Former Siena College standout Scott Knapp is a part-time basketball coach earning full-time rewards.
Although he loves his day job as a pharmaceutical salesman for dermatology products, Knapp’s part-time job as the head coach of the Schenectady Legends paid off in a big way, as he led the team to the Independent Basketball Association fall division championship and a perfect 13-0 record.
“I love my regular job, and I do it well, but this was fun,” said Knapp, who graduated from Siena in 2001 as the school’s all-time leader in three-point field goals (203) and free-throw percentage (89 percent). The former Metro Atlantic Athletic Conference Rookie of the Year is also 12th on the Saints’ all-time scoring list with 1,381 points.
“I always wanted to do something like this, and I’ve had some opportunities over the years, but this was just something that I was really interested in doing.
“I played with E.J. Gallup over in Utica, and he’s the one who suggested that I look into becoming the Legends’ coach. It couldn’t have worked out better. This was a great experience for me, to put together a group of guys I like personally and have a great amount of respect for. We all had a great time, and we all knew each other. It’s almost like we’re all best of friends. It’s really been great for me personally.”
Knapp said he wouldn’t have taken the job if not for the fact that the roster is loaded with Capital Region players.
“Everybody on the team is either from the area originally, or played at a local college and then stayed around here. That was a big part of what I wanted when I talked to Steve [Legends owner Steve Miller] about the job. I wanted to bring in guys that I knew. I felt very comfortable with all the guys here. I think even if we didn’t pay most of them, they would have wanted to play just for the love of the game. Some of the guys thanked me just for the opportunity to play and be part of this championship.”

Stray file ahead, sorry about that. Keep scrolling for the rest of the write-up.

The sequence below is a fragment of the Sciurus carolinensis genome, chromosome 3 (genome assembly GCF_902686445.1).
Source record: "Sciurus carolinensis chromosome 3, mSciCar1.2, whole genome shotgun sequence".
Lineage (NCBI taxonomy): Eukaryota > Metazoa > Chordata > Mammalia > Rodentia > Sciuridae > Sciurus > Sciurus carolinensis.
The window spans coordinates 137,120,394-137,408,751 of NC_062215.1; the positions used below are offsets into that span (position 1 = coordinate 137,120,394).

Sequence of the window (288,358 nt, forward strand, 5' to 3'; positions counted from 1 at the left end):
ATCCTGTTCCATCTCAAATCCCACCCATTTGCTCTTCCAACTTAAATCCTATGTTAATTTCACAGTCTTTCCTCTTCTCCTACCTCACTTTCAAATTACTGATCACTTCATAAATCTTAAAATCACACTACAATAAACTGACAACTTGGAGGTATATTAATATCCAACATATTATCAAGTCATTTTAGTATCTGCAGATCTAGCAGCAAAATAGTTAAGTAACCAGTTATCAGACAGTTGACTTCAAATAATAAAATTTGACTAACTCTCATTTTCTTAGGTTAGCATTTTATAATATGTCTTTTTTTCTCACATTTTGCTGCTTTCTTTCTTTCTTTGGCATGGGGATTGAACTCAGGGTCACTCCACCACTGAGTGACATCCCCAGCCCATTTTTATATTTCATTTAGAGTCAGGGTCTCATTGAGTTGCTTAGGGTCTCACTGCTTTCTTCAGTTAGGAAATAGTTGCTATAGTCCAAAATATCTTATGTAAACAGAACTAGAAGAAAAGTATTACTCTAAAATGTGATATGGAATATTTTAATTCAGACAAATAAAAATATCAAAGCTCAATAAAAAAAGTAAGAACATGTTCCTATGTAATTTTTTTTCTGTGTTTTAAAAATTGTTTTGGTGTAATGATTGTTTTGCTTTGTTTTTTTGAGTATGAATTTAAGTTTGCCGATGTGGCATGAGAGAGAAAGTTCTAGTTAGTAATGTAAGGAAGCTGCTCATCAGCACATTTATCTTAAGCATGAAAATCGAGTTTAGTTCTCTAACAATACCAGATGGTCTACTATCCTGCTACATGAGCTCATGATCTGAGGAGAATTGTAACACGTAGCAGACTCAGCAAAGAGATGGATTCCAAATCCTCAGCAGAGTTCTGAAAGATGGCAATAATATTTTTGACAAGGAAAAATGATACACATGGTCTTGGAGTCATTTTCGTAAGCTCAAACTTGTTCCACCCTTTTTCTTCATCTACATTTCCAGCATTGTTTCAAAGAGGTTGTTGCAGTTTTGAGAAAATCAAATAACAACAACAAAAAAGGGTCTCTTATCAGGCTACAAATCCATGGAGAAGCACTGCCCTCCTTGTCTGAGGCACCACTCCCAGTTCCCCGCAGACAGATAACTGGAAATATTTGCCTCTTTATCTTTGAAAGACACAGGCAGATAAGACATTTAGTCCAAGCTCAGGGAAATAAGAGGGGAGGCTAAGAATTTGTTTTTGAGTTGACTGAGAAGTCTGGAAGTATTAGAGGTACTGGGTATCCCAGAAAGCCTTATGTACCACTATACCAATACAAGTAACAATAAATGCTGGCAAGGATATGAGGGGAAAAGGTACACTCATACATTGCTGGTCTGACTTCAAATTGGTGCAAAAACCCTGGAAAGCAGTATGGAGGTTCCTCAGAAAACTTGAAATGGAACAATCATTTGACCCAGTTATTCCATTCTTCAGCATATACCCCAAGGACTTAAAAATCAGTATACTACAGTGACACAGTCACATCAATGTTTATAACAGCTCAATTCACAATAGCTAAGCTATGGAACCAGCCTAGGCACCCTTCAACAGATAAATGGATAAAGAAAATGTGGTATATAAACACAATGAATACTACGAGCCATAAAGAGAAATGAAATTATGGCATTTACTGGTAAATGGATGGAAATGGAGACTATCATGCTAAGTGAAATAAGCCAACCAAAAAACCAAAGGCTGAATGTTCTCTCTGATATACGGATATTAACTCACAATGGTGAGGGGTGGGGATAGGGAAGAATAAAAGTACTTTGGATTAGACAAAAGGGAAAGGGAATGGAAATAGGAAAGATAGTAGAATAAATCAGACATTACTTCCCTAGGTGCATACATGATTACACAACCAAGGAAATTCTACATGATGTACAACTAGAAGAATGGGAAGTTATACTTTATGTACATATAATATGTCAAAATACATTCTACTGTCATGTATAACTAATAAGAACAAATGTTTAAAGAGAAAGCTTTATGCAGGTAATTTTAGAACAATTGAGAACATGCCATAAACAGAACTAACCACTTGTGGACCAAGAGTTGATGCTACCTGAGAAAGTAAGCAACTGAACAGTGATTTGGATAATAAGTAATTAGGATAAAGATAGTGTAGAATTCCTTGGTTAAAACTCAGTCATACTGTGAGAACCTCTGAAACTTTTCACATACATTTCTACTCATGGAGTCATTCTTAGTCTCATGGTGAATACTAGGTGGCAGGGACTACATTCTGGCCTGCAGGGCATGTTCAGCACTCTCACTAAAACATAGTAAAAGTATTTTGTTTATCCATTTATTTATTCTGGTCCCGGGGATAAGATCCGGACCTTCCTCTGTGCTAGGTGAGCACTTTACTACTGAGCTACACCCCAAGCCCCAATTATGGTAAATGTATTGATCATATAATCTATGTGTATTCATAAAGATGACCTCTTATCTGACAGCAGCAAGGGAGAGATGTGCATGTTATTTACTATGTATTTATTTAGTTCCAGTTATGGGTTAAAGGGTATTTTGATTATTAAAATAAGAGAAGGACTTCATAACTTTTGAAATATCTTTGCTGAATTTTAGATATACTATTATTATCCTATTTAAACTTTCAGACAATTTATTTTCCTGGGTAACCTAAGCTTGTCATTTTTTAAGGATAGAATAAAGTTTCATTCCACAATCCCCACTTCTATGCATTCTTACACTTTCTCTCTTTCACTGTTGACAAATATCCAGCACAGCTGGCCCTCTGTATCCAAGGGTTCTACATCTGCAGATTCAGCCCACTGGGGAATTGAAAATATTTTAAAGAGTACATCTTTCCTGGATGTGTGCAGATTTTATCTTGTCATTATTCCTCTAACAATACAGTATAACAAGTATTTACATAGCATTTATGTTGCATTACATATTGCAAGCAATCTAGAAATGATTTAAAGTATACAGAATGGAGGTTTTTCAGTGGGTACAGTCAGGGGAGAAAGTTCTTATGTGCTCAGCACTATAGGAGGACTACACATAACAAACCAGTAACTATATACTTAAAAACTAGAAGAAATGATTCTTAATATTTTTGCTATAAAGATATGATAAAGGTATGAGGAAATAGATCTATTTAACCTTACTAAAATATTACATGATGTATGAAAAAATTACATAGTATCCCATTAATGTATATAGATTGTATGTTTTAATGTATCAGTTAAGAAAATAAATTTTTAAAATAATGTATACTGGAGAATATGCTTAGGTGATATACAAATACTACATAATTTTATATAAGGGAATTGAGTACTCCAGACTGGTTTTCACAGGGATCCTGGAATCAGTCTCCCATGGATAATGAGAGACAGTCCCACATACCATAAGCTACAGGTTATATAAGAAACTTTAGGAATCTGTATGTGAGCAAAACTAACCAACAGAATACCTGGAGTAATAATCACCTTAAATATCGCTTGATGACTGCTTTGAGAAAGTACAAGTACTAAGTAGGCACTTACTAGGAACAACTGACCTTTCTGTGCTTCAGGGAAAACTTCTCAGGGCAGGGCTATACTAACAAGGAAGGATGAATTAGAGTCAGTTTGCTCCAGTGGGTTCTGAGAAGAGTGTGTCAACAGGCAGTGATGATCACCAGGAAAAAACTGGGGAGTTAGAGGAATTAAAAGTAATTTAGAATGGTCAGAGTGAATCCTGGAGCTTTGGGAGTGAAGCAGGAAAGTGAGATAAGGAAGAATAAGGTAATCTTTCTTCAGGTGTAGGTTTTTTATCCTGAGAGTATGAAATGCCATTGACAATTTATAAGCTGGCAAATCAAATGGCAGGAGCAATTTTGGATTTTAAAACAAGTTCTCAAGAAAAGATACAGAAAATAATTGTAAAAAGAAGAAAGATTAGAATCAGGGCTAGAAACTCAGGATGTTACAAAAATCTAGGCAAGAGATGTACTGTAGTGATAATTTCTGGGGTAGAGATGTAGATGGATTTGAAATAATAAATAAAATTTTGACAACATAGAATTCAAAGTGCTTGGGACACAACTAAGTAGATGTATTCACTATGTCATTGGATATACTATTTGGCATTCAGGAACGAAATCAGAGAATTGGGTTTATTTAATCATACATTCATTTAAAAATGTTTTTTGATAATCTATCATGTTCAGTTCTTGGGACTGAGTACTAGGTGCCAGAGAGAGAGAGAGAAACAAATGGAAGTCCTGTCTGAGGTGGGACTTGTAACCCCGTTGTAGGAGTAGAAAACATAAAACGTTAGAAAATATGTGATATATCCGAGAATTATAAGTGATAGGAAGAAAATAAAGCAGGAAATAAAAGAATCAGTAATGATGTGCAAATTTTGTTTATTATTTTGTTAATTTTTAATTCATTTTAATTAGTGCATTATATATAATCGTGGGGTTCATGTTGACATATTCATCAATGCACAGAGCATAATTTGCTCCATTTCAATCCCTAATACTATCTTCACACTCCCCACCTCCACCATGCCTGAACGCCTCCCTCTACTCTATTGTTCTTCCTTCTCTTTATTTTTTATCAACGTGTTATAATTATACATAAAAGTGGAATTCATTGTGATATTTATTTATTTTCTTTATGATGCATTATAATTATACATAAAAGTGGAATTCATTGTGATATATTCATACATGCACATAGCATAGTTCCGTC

Schenectady County Community College product Lloyd Johnson, a 6-foot guard, was the Legends’ leading scorer, and scored an IBA championship-series record 61 points in the title game, a 154-137 win over the Kenosha Ballers. Johnson scored about 30 points a game, while Gallup, who played at Gloversville High School, University at Albany and Coastal Carolina, added more than 20 an outing in the high-scoring league.
College of Saint Rose products Shea Bromirski, Brian Ledbetter, Kareem Thomas, Zach Bye (Scotia), Clayton Longmire and Sheldon Griffin; Amsterdam High School grad TJ Czeski (Wagner); Georgia Tech grad Brad Sheehan (Shaker); Schenectady High School products Tyrone Butler and Andy Robinson; and Iona grad Anthony Bruin (Colonie) rounded out the roster.
“We play with a 22-second clock in this league, and it forces you to play up-and-down,” said Knapp. “Especially when you get up by a lot of points, you can really get some wild scores. But the scores were a little lower when you had games that you had to grind it out. It’s definitely a high-octane kind of league.”
Knapp said he’s not expecting his coaching success to draw much attention.
“This was something that fit into my schedule,” he said. “I would think that something like this would help my resumé, but I’m not expecting anything major to come out of this. My wife works for the state, and we just can’t pick up and move. I like to keep things pretty simple, and I like staying put in one place.
“Coaching puts a lot of pressure on your family life. I watched Paul Hewitt put so much time and commitment into coaching when he was at Siena. People see the high salaries and think it’s an easy job. When you are winning, there are no job security issues, but the time commitment is not a 40-hour week. You’re usually spending 70 hours a week, at a minimum.
“This worked out great for me and the guys.”
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